Skip to main content

Claiming the Now of Religious Life

Claiming the Now of Religious Life

By Sr. Patty Johnson

A group picture of the CSSJ Into the Future Collaborative.Newer and younger sisters, as well as candidates, of the U.S. and Canadian Sisters of St. Joseph gathered in Kansas City for the second annual CSSJ Into the Future Collaborative gathering. Two presenters — who are members of the collaborative — shared challenging presentations, featuring time for small group discussion to digest and integrate the material, centered around the theme "Claiming the Now of Religious Life."

Sr. Linda Buck (Orange) offered a comparison of what the destruction of the temple meant to the Jewish people with our current times. Just as the Jewish people developed new ways to pray and new practices for their faith as they sojourned in the desert, we also are in a time of change and wandering with new possibilities open to us. Several sisters noted the call to deeper relationships among this peer group. 

The Collaborative also expressed the importance of extending these relationships to newer and younger members in our global family of St. Joseph. They noted an urgent need to respond to our times and to hold the creative tensions that our diversity and society present. There is an urgency to respond but a need to do it in a deeply prayerful and reflective way that breaks down silos and polarities.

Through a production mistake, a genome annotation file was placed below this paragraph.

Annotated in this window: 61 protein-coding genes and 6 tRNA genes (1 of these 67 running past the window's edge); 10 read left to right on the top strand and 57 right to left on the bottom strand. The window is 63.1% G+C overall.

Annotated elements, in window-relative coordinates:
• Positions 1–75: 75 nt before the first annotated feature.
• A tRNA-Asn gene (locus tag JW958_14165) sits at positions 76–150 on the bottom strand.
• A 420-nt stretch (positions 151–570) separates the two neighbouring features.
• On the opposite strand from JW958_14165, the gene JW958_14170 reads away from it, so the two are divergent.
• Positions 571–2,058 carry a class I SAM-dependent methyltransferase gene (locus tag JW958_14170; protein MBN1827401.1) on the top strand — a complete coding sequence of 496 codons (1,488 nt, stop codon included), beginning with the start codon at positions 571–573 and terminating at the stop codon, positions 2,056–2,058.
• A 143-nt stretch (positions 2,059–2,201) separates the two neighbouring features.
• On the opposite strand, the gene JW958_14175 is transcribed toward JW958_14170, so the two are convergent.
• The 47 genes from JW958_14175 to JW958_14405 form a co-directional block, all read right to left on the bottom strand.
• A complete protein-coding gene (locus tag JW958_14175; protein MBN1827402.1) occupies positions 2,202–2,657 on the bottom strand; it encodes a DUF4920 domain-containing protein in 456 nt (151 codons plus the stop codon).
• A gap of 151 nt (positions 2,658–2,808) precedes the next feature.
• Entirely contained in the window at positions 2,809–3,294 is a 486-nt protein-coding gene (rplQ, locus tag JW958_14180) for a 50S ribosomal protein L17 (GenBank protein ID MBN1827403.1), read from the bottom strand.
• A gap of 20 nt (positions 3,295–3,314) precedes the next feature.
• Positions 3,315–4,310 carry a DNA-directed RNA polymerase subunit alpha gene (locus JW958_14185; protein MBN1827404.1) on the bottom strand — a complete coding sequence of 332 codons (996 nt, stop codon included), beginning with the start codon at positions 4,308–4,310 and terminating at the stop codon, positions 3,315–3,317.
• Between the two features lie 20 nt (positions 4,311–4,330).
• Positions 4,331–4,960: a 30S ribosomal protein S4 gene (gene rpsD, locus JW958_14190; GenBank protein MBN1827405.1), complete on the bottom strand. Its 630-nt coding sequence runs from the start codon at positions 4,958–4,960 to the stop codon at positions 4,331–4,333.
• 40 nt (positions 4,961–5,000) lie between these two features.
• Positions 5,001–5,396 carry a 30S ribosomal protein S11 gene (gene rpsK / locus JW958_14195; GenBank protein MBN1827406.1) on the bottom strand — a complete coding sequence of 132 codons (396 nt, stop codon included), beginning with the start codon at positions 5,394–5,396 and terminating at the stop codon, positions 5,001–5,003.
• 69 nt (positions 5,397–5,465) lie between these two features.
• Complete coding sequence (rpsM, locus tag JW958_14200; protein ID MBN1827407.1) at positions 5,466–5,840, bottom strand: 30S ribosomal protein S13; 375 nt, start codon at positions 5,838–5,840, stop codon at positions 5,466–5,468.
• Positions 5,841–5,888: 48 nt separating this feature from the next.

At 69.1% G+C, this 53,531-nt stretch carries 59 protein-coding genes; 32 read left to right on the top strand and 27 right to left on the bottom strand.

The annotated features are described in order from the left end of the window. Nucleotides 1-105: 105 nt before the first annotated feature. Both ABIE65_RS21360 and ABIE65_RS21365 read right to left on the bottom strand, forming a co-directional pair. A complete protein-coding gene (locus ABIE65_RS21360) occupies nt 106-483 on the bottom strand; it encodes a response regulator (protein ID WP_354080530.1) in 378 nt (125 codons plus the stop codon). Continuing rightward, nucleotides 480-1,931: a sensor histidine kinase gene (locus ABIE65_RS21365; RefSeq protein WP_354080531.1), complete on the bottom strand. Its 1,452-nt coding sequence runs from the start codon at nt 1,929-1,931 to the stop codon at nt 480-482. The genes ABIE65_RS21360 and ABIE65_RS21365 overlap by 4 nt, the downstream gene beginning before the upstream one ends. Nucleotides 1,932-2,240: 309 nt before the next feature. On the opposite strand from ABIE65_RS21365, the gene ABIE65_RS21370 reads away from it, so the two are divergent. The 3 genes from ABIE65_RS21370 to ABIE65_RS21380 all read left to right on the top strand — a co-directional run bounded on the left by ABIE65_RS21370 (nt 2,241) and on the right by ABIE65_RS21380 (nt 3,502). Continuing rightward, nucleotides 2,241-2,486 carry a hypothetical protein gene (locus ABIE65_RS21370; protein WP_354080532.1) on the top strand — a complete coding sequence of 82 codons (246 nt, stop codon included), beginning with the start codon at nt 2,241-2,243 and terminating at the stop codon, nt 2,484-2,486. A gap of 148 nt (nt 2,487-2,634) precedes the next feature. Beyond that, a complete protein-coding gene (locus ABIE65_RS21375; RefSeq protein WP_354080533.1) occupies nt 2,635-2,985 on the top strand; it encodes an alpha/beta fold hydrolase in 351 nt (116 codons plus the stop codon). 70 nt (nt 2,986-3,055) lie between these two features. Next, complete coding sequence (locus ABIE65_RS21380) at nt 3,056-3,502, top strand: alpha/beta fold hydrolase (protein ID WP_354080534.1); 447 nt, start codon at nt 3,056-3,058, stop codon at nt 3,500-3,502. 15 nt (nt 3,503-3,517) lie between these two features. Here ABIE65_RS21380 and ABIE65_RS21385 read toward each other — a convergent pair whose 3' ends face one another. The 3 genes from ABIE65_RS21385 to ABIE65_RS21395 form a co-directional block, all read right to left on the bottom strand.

Time for a little creative expression of our discussions.Sr. Amy Hereford (Carondelet-St. Louis) presented a fascinating look at paradigm shifts. She engaged the sisters' imagination by explaining what a pilot needs to do when recovering from a "stall" in an airplane. She shared that when an airplane stalls, one might think that a pilot would have to make many maneuvers and actions to ensure the plane's safety. Actually, pilots are trained to fight their basic instinct to act — and instead — do nothing. She said flying requires a pilot to think differently, to act against instinct, and to "let go" so that the plane can self-correct as it falls. It requires going against deeply established habits of mind and body.

For me, after returning from 14 years in Hawaii, I had a similar experience with learning to drive in icy conditions. While I was gone, anti-lock brakes became more available on cars. So not only did I need to remember to turn into a skid but also not to pump the breaks. I realized that in order to avoid my instincts taking over in a skid, I had to focus and imagine myself addressing the skid as I headed to the car and several times while I was driving so that I could act in a conscious way.

During the process related to this presentation, the group pondered not doing the instinctual and relying on the habitual ways of reacting. The group emphasized the importance of our relationships, not giving up on the mission, and being willing to respond in new ways, with new ministries, projects, and different ways of doing things. We need to name our realities and accept them but not let them hold us back.

On Saturday morning, Sr. Celeste Mokrzycki (Philadelphia) led the group in a creative process. This artistic effort helped sisters generate creative ways to respond. Once the responses are pulled together into a coherent whole and sent out the group, potential for new movements may emerge. There was a tangible feeling of the group wanting to ignite the divine spark and live with radical availability.

[Sr. Patty Johnson is executive director of the U.S. Federation of the Sisters of St. Joseph]